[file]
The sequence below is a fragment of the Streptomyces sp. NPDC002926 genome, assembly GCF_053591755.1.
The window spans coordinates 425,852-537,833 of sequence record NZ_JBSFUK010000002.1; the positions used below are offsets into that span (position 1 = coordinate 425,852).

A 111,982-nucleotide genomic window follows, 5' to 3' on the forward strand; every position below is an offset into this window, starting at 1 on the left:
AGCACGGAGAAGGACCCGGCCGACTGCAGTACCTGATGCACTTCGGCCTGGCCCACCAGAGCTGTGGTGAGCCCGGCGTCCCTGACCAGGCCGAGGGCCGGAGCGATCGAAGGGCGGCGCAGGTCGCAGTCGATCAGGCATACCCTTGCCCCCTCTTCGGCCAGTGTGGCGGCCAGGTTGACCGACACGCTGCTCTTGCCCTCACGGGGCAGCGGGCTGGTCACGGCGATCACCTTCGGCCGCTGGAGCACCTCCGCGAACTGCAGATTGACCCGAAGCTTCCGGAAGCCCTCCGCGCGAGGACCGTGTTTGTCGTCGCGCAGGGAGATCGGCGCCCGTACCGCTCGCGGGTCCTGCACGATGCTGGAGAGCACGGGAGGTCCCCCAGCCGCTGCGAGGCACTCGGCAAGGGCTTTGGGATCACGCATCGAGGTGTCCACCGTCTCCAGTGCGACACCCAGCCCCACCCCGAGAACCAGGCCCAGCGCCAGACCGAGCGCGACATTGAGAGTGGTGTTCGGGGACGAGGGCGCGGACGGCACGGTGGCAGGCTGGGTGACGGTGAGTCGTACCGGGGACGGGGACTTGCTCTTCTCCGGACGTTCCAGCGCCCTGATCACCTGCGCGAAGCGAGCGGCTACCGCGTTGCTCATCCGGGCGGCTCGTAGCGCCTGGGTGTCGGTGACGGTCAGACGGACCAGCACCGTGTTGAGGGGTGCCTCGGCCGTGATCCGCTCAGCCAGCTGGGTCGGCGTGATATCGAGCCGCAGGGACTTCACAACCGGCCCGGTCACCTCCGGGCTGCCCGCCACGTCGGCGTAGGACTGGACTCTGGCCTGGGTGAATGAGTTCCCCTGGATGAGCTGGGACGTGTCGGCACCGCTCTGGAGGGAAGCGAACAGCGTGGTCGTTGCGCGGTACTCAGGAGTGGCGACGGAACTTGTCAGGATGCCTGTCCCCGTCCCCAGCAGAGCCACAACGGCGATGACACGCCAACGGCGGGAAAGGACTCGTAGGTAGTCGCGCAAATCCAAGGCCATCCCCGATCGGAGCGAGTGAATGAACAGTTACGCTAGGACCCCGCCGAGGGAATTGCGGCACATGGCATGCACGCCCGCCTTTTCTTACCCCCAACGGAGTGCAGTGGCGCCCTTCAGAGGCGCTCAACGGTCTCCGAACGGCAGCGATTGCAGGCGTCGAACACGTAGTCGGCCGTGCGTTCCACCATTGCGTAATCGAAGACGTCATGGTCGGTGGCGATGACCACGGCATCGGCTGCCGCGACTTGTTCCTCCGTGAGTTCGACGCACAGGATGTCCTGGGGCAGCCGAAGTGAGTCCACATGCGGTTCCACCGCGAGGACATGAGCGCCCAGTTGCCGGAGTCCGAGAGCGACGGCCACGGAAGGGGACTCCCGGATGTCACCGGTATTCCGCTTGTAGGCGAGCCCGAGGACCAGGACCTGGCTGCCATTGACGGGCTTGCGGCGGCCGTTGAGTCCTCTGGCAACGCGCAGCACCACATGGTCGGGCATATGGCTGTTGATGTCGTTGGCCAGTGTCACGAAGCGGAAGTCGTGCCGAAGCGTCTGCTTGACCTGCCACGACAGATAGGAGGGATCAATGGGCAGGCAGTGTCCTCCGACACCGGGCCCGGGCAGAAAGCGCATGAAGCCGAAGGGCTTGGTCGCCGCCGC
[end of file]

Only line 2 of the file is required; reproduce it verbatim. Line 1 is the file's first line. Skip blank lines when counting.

The window spans coordinates 425,852-537,833 of sequence record NZ_JBSFUK010000002.1; the positions used below are offsets into that span (position 1 = coordinate 425,852).